Big minion that instantly kills an enemy minion when it comes into play. Love it!
This is one of my all-time favorite cards of any class. The element of surprise is extremely valuable, and it often lets you trade up short minions, or maintain a strong defensive wall as you punch to keep itself alive.
It’s easy to look at this card and get worried about lost potential. But as a Shaman, you will almost always have at least one troop on the board (a totem). That makes this a 5/5 for 5 with a ton of upside.
Cast on turn 2 or 3, these spirits will usually dominate the board. Later in the game, their role changes to double-deep protection of your fragile-but-valuable creatures like Flametongue Totem, Mana Tide Totem, or Fire Elemental. Compared to Fen Creeper (a card I like more than most) this defers part of the casting cost, has more combined power/toughness, and is split over two bodies.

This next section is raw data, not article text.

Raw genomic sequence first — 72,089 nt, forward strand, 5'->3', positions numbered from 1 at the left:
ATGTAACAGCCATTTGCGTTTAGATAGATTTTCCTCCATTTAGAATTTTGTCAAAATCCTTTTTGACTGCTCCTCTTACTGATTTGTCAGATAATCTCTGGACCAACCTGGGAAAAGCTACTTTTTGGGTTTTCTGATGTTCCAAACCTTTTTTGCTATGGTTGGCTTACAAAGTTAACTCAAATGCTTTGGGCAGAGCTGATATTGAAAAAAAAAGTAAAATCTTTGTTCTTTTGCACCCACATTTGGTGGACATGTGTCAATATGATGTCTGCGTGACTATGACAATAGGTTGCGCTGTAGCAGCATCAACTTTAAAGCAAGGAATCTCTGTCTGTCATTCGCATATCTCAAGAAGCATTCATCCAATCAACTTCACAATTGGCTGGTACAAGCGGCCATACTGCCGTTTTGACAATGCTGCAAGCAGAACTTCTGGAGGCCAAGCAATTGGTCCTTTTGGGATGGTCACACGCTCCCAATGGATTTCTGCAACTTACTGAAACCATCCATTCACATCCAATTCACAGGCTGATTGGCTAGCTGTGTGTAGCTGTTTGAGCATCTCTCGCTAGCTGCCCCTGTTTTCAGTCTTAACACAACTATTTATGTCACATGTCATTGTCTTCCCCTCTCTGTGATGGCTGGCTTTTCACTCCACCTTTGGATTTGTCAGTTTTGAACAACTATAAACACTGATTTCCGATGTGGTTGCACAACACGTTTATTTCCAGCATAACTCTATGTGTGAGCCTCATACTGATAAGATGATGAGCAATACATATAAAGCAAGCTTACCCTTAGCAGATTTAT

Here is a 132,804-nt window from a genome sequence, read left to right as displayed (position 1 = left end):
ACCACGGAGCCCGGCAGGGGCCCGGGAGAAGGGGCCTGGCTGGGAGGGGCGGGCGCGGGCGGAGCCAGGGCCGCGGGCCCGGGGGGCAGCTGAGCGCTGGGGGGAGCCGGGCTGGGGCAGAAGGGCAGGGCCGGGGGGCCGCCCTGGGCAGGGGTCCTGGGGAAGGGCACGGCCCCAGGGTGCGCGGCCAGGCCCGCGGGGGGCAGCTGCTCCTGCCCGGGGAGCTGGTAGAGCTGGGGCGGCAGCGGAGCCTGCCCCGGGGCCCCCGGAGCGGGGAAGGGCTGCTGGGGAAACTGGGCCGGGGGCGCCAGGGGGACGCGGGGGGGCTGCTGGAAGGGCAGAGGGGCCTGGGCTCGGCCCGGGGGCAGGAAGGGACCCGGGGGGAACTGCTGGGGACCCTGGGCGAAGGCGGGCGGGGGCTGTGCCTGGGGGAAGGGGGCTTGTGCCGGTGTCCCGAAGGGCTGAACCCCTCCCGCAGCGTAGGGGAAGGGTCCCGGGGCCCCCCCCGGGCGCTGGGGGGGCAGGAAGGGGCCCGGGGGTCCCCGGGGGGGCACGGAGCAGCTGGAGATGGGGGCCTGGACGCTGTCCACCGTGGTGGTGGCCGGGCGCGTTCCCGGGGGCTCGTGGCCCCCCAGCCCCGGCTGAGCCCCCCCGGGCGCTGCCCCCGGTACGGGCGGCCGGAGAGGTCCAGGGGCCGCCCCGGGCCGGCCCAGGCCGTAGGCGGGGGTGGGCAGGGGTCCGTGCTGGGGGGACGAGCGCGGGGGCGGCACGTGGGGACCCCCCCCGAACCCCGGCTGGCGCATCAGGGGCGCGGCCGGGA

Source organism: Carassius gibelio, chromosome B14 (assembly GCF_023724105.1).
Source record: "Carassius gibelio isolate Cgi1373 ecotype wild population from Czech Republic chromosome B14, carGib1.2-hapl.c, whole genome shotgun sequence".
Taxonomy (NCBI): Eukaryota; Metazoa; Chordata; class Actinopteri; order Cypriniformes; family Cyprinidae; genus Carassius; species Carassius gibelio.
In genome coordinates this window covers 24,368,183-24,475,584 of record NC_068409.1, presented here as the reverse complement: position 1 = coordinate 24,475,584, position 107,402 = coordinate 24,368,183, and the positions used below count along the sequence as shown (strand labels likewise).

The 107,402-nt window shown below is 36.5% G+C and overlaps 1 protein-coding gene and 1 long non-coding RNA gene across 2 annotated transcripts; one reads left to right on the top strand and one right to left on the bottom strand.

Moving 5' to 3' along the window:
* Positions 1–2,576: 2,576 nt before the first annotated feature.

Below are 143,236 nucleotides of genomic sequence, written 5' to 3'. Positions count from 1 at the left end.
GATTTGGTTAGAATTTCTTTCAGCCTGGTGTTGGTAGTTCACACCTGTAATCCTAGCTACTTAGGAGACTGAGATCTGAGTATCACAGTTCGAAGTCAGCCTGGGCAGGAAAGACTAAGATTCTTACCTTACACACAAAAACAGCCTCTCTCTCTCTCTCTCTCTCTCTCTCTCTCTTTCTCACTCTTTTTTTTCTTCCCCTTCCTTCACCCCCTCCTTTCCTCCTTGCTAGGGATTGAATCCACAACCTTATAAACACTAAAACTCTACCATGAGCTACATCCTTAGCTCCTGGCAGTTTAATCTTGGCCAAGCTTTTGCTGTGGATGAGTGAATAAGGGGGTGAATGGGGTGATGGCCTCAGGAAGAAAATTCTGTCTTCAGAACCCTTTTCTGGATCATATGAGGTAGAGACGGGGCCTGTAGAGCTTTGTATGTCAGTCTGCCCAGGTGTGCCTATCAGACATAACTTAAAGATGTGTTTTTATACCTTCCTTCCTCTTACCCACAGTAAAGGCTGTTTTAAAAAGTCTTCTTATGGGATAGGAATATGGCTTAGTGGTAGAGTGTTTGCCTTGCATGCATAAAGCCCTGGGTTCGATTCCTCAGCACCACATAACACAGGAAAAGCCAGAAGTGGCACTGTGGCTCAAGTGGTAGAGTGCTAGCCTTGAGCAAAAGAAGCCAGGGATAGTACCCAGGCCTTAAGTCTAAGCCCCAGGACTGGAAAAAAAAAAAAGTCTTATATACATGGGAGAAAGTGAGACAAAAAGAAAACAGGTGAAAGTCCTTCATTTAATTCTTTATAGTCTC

Lightning Storm is one of the signature Shaman cards. Mass AoE. Obviously, spellpower minions or totems make this thing even nastier. Generally best to wait until it will hit at least 3 minions. Note that this one doesn’t hit the enemy hero, so it’s all about its efficiency in killing minions.
People often overestimate cards like this and Polymorph, and therefore don’t get the full value they should. Generally, you don’t want to Hex cards costing less than 6 unless that card has been buffed with another strong card. Be patient and wait for a blowout, unless you just can’t. Keep in mind this is card disadvantage, since it will never kill a creature by itself. But if you can neutralize your enemy’s 8/8 for only 3 mana, that is a big tempo swing in your favor.